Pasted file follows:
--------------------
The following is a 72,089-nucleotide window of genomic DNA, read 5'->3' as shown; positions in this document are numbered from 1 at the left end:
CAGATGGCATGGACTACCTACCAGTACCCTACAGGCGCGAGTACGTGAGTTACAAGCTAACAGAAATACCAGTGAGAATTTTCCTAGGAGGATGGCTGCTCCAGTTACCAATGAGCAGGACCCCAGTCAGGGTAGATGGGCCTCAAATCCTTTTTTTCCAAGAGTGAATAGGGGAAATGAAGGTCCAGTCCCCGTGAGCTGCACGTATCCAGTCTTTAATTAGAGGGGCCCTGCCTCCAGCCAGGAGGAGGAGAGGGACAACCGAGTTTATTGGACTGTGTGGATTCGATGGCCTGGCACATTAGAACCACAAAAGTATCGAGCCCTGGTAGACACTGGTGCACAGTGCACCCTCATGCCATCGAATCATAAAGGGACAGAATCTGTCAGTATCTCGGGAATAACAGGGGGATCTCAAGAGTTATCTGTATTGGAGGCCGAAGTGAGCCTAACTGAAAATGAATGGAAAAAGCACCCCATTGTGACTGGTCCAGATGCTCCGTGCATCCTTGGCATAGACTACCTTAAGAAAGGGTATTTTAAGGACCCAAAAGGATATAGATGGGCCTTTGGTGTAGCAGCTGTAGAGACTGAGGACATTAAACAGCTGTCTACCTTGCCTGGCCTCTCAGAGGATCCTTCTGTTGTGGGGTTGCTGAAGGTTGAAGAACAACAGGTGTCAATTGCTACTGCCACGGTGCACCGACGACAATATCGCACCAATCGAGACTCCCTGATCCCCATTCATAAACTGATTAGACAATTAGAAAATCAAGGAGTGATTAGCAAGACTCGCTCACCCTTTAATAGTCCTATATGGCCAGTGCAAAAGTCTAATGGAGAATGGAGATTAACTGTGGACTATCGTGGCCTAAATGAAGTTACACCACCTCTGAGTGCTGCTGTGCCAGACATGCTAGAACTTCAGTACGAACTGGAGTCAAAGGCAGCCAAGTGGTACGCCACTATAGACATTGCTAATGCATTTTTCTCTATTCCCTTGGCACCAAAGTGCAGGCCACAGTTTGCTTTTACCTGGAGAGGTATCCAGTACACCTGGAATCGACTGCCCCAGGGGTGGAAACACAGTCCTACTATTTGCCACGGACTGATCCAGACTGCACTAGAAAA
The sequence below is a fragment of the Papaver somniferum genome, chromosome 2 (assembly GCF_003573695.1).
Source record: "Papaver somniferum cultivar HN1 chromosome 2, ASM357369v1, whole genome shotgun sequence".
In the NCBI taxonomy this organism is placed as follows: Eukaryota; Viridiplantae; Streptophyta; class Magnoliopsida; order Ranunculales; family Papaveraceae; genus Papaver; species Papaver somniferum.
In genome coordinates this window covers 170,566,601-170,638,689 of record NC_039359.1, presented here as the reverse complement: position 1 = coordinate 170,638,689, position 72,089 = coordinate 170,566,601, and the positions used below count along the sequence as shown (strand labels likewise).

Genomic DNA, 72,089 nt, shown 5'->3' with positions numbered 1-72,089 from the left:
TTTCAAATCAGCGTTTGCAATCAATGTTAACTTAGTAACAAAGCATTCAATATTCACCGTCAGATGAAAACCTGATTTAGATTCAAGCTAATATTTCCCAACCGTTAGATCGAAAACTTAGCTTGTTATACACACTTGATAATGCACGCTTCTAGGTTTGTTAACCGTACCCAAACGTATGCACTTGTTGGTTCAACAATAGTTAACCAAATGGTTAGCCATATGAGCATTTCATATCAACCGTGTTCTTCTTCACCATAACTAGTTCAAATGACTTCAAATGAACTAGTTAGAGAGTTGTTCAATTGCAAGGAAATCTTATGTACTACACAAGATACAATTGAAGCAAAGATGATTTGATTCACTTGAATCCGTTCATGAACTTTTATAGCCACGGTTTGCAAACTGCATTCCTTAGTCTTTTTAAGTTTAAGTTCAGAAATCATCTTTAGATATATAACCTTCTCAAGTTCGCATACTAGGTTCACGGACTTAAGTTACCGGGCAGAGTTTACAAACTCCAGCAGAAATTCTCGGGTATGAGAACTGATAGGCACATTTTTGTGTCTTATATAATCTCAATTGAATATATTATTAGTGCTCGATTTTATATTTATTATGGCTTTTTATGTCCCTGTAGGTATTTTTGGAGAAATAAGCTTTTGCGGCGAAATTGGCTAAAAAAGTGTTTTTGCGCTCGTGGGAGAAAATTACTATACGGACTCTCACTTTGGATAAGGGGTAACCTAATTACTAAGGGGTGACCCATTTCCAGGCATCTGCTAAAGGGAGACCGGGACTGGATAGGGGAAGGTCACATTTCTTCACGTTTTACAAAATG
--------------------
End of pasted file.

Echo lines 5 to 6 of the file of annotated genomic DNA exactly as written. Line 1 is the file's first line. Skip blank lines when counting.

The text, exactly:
In the NCBI taxonomy this organism is placed as follows: Eukaryota; Viridiplantae; Streptophyta; class Magnoliopsida; order Ranunculales; family Papaveraceae; genus Papaver; species Papaver somniferum.
In genome coordinates this window covers 170,566,601-170,638,689 of record NC_039359.1, presented here as the reverse complement: position 1 = coordinate 170,638,689, position 72,089 = coordinate 170,566,601, and the positions used below count along the sequence as shown (strand labels likewise).